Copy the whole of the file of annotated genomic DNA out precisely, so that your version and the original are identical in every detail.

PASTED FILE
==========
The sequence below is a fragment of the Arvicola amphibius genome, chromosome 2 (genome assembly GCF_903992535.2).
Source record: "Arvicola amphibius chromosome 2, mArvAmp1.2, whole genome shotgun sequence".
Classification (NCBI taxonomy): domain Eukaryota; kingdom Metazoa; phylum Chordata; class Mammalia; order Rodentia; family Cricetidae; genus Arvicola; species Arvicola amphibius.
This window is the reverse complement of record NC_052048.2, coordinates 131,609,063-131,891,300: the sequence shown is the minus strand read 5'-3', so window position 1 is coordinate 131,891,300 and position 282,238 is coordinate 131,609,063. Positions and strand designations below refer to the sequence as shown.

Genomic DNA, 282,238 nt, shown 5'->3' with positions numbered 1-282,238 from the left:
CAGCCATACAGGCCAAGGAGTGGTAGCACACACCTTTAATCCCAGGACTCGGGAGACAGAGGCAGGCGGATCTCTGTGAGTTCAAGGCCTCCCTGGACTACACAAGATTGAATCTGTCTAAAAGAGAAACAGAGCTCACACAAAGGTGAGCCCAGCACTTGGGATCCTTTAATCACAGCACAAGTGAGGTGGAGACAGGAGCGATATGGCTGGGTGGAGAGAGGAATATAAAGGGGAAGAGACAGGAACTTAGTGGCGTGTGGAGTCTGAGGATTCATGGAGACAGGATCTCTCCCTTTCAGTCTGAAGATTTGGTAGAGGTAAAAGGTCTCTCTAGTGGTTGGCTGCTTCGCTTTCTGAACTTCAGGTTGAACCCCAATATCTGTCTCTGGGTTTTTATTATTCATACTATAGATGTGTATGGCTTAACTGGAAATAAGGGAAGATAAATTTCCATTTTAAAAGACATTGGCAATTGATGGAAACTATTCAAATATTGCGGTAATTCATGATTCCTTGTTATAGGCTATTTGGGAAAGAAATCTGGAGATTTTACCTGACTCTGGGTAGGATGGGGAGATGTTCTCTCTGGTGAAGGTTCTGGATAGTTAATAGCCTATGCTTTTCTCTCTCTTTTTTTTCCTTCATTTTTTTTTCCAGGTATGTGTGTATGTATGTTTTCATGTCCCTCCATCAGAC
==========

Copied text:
The sequence below is a fragment of the Arvicola amphibius genome, chromosome 2 (genome assembly GCF_903992535.2).
Source record: "Arvicola amphibius chromosome 2, mArvAmp1.2, whole genome shotgun sequence".
Classification (NCBI taxonomy): domain Eukaryota; kingdom Metazoa; phylum Chordata; class Mammalia; order Rodentia; family Cricetidae; genus Arvicola; species Arvicola amphibius.
This window is the reverse complement of record NC_052048.2, coordinates 131,609,063-131,891,300: the sequence shown is the minus strand read 5'-3', so window position 1 is coordinate 131,891,300 and position 282,238 is coordinate 131,609,063. Positions and strand designations below refer to the sequence as shown.

Genomic DNA, 282,238 nt, shown 5'->3' with positions numbered 1-282,238 from the left:
CAGCCATACAGGCCAAGGAGTGGTAGCACACACCTTTAATCCCAGGACTCGGGAGACAGAGGCAGGCGGATCTCTGTGAGTTCAAGGCCTCCCTGGACTACACAAGATTGAATCTGTCTAAAAGAGAAACAGAGCTCACACAAAGGTGAGCCCAGCACTTGGGATCCTTTAATCACAGCACAAGTGAGGTGGAGACAGGAGCGATATGGCTGGGTGGAGAGAGGAATATAAAGGGGAAGAGACAGGAACTTAGTGGCGTGTGGAGTCTGAGGATTCATGGAGACAGGATCTCTCCCTTTCAGTCTGAAGATTTGGTAGAGGTAAAAGGTCTCTCTAGTGGTTGGCTGCTTCGCTTTCTGAACTTCAGGTTGAACCCCAATATCTGTCTCTGGGTTTTTATTATTCATACTATAGATGTGTATGGCTTAACTGGAAATAAGGGAAGATAAATTTCCATTTTAAAAGACATTGGCAATTGATGGAAACTATTCAAATATTGCGGTAATTCATGATTCCTTGTTATAGGCTATTTGGGAAAGAAATCTGGAGATTTTACCTGACTCTGGGTAGGATGGGGAGATGTTCTCTCTGGTGAAGGTTCTGGATAGTTAATAGCCTATGCTTTTCTCTCTCTTTTTTTTCCTTCATTTTTTTTTCCAGGTATGTGTGTATGTATGTTTTCATGTCCCTCCATCAGAC